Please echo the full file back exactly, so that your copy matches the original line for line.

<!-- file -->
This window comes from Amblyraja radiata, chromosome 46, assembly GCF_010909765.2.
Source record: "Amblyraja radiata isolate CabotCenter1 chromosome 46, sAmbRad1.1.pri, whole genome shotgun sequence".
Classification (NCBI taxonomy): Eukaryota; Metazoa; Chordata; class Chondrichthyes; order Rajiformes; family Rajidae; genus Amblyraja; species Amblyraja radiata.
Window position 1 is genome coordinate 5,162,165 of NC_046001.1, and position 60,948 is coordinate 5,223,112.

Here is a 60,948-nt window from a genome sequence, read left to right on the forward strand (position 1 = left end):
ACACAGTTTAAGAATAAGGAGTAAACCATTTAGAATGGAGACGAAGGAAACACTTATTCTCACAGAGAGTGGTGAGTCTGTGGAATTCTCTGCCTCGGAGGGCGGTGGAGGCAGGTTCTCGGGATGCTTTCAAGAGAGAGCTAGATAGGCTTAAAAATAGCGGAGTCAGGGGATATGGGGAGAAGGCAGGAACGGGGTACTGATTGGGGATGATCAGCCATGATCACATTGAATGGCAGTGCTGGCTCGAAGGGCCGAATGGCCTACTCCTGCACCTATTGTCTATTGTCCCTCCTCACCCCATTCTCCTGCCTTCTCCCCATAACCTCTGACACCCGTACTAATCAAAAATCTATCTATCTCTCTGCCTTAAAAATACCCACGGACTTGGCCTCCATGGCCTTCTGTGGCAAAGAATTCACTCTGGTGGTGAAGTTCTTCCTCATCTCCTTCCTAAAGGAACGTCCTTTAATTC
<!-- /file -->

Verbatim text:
This window comes from Amblyraja radiata, chromosome 46, assembly GCF_010909765.2.
Source record: "Amblyraja radiata isolate CabotCenter1 chromosome 46, sAmbRad1.1.pri, whole genome shotgun sequence".
Classification (NCBI taxonomy): Eukaryota; Metazoa; Chordata; class Chondrichthyes; order Rajiformes; family Rajidae; genus Amblyraja; species Amblyraja radiata.
Window position 1 is genome coordinate 5,162,165 of NC_046001.1, and position 60,948 is coordinate 5,223,112.

Here is a 60,948-nt window from a genome sequence, read left to right on the forward strand (position 1 = left end):
ACACAGTTTAAGAATAAGGAGTAAACCATTTAGAATGGAGACGAAGGAAACACTTATTCTCACAGAGAGTGGTGAGTCTGTGGAATTCTCTGCCTCGGAGGGCGGTGGAGGCAGGTTCTCGGGATGCTTTCAAGAGAGAGCTAGATAGGCTTAAAAATAGCGGAGTCAGGGGATATGGGGAGAAGGCAGGAACGGGGTACTGATTGGGGATGATCAGCCATGATCACATTGAATGGCAGTGCTGGCTCGAAGGGCCGAATGGCCTACTCCTGCACCTATTGTCTATTGTCCCTCCTCACCCCATTCTCCTGCCTTCTCCCCATAACCTCTGACACCCGTACTAATCAAAAATCTATCTATCTCTCTGCCTTAAAAATACCCACGGACTTGGCCTCCATGGCCTTCTGTGGCAAAGAATTCACTCTGGTGGTGAAGTTCTTCCTCATCTCCTTCCTAAAGGAACGTCCTTTAATTC